colleagues. I greet my colleague warmly, but he just gives me a glassy stare and keeps on walking without saying hello. The thought that pops up in my head: I knew it, he doesn’t like me, I upset him in that meeting we had recently.
Coincidentally, I didn’t have the best night’s sleep the night before, and spend the rest of the day brooding on the encounter with that colleague.
I contemplate paying him a visit
And ask: How are things between us? Did you not greet me this morning because you dislike me? I don’t do this, but when I come home that night I tell my wife about my worries. She smiles and says: “You are always far too insecure about what other people think of you! Wouldn’t it be possible he wasn’t wearing his glasses, or that he was just lost in thought?”
This method of Socratic questioning makes me think, and after a short while I feel reassured. Later that evening I even wonder to myself how I managed to deem that encounter so negatively.
Our ‘problem’ – as humans – is that we can never be sure about the thoughts, emotions, and intentions of the people surrounding us – basically, how they relate to us. We simply cannot read their minds, and if we are even the slightest bit anxious, we read all kinds of anxious signals in their behaviour. In short, the world around us is full of ambivalence. And if you suffer from severe anxiety, you could even think that the driver of the car behind you was sent by the Intellingence Service in order to keep an eye on you.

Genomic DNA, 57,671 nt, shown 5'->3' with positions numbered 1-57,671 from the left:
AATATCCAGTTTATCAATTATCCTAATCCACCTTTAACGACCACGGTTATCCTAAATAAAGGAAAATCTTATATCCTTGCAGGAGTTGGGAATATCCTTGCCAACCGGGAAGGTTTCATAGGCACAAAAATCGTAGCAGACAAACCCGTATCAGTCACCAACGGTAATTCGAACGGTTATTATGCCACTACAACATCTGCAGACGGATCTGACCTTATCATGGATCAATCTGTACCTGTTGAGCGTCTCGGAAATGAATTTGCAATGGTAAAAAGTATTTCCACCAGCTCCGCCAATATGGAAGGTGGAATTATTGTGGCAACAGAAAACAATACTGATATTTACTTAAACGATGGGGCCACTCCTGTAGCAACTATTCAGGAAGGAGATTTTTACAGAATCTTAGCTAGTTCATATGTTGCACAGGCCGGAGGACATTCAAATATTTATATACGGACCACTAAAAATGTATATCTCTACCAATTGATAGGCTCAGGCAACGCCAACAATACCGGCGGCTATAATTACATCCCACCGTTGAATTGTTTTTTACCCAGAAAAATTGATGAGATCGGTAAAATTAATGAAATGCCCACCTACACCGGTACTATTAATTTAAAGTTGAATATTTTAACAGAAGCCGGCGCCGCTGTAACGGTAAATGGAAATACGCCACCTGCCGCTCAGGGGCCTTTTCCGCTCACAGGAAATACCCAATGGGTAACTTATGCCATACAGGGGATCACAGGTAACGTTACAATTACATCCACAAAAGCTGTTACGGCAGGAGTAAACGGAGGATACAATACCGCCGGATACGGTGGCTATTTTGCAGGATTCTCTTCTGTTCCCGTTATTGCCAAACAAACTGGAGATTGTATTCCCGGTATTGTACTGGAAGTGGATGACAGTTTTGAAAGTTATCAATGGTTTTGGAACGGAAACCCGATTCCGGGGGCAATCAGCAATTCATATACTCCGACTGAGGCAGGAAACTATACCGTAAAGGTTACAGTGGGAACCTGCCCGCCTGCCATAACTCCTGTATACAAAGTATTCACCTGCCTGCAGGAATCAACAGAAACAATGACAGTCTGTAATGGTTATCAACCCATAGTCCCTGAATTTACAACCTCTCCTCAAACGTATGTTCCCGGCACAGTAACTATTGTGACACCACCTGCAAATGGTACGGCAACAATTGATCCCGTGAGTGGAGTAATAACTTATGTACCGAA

Of course it would help us to share these worries with others
And to subject them to a reality check with Socratic questioning. Even if the concerns are of a psychotic nature, like yours are. Intelligent people like your sister see these psychotic concerns as a metaphor for ordinary human emotions, that are often rooted in relationships with other people and the relationship the person has with themselves. For instance, If you are insecure by nature, you are more likely to have these (whether or not psychotic) concerns. In that case reality checks are fine, but the underlying resistance needs to be addressed as well. For example, by creating a story with the person about a less insecure and more assertive individual.
This is important, because if we are not addressing the person’s resistance at the same time, there is a risk that the person needs ever more reality checks and/or becomes too dependent on them.
And evidently the truth is that what works well for one person, does not work at all for another
Undoubtedly it will be the case that from time to time that it isn’t sensible to perform reality checks, for example, when their effect is that the anxiety in a person is only further fuelled.
But in the round, reality checks are, in my opinion, a good way of starting a conversation through Socratic questioning, about the human concerns and emotions underlying the psychosis, allowing the person to find reassurance and develop resilience.
Photo: Tima Miroshnichenko via Pexels
Translated by SGM Taplin
Jim van Os is professor of psychiatry, chairman of the Brain Division at the University of Utrecht Medical Centre and one of the initiators of PsychoseNet.